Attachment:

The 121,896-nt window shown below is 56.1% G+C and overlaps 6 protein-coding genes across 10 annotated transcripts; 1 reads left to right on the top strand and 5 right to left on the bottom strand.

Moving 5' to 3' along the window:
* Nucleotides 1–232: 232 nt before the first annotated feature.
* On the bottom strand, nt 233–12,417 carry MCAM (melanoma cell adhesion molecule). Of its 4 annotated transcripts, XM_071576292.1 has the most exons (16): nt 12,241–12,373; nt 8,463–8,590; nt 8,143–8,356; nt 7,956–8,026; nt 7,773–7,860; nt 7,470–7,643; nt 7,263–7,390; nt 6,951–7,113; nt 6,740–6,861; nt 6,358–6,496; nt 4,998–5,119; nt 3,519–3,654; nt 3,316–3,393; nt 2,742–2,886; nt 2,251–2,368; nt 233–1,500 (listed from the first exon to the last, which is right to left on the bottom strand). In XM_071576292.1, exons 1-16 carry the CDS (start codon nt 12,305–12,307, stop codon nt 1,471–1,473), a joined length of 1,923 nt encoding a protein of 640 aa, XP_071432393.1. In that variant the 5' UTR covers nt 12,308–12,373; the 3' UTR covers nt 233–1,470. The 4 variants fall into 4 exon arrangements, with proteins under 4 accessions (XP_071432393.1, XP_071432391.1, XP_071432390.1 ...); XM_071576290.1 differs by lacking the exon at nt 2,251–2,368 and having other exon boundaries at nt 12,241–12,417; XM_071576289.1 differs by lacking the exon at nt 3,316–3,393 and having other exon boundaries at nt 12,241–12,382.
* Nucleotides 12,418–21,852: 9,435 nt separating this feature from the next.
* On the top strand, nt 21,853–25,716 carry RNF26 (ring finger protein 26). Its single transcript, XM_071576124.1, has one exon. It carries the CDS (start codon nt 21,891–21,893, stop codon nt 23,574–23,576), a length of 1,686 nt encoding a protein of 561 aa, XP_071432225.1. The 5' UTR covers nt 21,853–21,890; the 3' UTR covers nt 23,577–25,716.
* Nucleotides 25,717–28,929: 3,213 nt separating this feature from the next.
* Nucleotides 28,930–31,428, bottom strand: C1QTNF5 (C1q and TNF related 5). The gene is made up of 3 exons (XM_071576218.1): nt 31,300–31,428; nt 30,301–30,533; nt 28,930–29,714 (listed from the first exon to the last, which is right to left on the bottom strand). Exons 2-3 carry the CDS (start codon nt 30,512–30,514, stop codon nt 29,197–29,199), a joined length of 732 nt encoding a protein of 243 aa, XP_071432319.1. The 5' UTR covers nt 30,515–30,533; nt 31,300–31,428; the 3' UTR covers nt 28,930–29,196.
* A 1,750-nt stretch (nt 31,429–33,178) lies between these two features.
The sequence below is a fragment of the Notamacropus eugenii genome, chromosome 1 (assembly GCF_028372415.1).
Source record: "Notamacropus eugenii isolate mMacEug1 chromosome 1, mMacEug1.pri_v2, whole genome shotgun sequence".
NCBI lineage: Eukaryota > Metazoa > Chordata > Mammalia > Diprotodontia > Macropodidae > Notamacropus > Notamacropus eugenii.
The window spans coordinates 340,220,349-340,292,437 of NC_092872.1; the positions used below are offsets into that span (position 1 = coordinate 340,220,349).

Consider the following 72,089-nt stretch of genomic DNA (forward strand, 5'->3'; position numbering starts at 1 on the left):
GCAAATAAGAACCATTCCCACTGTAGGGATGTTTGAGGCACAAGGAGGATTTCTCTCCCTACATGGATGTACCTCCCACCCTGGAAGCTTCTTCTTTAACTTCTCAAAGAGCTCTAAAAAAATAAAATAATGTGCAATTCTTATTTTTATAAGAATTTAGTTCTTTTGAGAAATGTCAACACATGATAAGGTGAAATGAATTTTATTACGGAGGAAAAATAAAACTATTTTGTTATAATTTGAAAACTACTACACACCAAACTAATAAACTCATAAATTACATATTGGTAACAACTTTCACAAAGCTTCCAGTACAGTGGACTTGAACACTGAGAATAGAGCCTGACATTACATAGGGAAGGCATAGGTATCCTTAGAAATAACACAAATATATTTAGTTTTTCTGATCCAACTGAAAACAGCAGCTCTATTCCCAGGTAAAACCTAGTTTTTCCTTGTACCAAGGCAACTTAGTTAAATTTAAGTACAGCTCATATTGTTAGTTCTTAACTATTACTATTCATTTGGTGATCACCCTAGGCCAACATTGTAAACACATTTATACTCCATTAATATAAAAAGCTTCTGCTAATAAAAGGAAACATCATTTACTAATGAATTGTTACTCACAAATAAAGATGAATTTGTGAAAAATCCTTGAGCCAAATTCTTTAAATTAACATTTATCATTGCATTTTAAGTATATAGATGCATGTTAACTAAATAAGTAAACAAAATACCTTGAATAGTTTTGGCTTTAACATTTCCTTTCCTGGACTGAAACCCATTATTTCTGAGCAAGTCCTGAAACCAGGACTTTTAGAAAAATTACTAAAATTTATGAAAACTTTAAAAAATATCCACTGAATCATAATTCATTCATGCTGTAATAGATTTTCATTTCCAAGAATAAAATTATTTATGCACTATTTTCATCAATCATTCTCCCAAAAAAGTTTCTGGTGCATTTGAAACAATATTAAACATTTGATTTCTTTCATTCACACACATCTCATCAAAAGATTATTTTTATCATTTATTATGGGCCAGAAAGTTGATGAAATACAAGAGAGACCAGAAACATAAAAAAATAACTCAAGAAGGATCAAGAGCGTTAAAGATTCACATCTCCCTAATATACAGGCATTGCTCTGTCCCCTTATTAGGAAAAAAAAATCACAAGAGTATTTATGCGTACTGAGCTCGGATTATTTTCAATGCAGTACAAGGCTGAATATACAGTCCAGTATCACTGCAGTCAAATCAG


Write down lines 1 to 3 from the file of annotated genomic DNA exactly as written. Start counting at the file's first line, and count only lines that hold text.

The 121,896-nt window shown below is 56.1% G+C and overlaps 6 protein-coding genes across 10 annotated transcripts; 1 reads left to right on the top strand and 5 right to left on the bottom strand.

Moving 5' to 3' along the window:
* Nucleotides 1–232: 232 nt before the first annotated feature.